Progressive overload

You always want progressive overload to occur in a training program (defined in "Customizing P90X for Specific Goals: Part I"). This simply means that the program should build on itself over time.


Defined in "Customizing P90X for Specific Goals: Part I," recovery promotes the healing of your fast twitch muscle fibers. When you recover toward a peak, it's to allow your body to build these muscle fibers up. Only high-level training engages fast twitch fibers, which is why recovery weeks skip heavy lifting and plyometrics and focus on aerobic conditioning, flexibility, and training your stabilizer muscles.

Putting it all together

The first thing you need to consider is how much time you have. The longer the better (you know, "plan ahead"). No matter what your training program is, it should target a specific date you want your body to be at its peak.

When you have a long period of time, you can structure your training toward your weakness. For example, if you don't have the leg strength to land a certain jump, you could build up the size and then the strength of your legs during the off-season. If you're already in the season, however, the muscular breakdown required to do this will inhibit your ability to ski well.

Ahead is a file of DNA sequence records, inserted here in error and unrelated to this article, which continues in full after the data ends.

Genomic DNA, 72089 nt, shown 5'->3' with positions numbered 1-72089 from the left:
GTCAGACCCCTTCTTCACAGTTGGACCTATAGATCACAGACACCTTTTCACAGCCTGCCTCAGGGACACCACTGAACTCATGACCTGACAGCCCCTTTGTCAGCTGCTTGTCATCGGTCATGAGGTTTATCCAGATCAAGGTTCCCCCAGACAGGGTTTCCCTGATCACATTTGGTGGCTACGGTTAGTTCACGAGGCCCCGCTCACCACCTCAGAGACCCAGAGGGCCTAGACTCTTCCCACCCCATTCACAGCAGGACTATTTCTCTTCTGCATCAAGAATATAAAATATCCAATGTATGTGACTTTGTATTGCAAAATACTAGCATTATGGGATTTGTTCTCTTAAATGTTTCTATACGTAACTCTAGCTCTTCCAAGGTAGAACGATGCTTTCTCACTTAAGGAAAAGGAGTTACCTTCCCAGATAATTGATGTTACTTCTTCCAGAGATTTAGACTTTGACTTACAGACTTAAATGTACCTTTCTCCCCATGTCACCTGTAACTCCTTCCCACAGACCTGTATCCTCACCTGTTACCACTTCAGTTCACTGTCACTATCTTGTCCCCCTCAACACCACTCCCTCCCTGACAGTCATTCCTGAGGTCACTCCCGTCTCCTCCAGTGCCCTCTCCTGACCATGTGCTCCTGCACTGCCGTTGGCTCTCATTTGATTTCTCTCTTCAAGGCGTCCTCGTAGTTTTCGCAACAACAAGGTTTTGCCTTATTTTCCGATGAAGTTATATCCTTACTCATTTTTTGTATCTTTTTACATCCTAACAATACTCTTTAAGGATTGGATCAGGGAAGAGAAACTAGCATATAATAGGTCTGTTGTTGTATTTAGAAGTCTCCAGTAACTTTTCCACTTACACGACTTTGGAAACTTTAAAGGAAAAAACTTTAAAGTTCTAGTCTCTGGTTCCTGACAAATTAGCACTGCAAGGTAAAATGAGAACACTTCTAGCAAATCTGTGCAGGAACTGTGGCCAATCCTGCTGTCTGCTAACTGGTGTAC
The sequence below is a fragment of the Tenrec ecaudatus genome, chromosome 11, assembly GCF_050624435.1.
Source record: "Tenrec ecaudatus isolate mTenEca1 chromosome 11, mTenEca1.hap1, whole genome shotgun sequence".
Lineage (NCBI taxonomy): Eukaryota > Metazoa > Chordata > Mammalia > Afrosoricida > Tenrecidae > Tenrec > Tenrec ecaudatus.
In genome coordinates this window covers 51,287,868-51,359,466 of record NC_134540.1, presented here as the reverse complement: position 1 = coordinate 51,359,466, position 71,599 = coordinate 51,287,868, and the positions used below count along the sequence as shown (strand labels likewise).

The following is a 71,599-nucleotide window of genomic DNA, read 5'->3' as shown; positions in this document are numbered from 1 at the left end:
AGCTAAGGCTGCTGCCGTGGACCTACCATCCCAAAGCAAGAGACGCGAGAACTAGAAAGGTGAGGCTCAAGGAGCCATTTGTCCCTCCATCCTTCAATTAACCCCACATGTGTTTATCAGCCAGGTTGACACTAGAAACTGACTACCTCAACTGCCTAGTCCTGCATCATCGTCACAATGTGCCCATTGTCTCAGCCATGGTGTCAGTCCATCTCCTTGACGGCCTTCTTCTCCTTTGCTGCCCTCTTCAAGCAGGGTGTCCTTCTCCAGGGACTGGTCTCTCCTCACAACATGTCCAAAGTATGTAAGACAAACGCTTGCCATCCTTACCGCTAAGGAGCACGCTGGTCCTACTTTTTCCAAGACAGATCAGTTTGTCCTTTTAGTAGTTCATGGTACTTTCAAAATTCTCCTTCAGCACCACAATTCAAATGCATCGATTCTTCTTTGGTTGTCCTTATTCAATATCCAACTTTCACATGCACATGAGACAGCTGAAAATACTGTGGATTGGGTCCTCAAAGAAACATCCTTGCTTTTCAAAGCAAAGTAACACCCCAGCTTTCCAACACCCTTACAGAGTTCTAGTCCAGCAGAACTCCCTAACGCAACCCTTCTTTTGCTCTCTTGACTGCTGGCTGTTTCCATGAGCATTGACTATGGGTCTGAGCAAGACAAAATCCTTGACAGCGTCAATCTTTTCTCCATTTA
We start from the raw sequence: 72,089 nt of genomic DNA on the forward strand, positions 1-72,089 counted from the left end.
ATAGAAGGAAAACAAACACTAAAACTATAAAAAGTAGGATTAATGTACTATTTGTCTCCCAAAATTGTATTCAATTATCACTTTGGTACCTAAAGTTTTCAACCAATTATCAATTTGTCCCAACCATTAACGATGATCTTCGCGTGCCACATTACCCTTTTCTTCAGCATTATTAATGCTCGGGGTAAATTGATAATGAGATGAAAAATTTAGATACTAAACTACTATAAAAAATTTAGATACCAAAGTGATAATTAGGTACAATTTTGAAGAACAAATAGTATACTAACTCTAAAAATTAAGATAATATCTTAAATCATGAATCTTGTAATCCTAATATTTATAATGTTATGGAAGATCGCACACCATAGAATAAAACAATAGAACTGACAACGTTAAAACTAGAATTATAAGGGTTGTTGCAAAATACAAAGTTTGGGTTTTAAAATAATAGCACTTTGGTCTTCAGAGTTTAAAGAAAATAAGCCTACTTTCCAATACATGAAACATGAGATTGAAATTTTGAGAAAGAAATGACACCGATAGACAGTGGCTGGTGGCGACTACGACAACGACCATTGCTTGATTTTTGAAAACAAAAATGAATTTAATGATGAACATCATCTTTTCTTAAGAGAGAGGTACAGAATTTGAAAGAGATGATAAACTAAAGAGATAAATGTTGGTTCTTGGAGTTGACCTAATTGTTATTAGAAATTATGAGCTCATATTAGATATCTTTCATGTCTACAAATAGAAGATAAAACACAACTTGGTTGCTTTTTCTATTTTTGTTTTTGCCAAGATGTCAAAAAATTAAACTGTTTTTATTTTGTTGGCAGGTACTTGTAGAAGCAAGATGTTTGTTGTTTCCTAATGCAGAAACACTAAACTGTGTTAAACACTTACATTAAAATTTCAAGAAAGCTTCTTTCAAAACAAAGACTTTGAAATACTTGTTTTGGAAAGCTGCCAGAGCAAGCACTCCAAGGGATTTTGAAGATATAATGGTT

Short cycles should focus more on mastering sports-specific movements. To do this, you use what are called integration exercises. These are the opposite of the types of isolation movements that you do for sheer hypertrophy, or muscle growth. Integration movements target strength, speed, and neuromuscular coordination. P90X is loaded with integration movements.

For our example, given that it's December, let's use a 1-month time frame. This is a very short training cycle, but it's still enough time to fine-tune your body. Shoot, Rocky only had 3 weeks to train for Apollo Creed!

Tony Horton's One on One Plyo Legs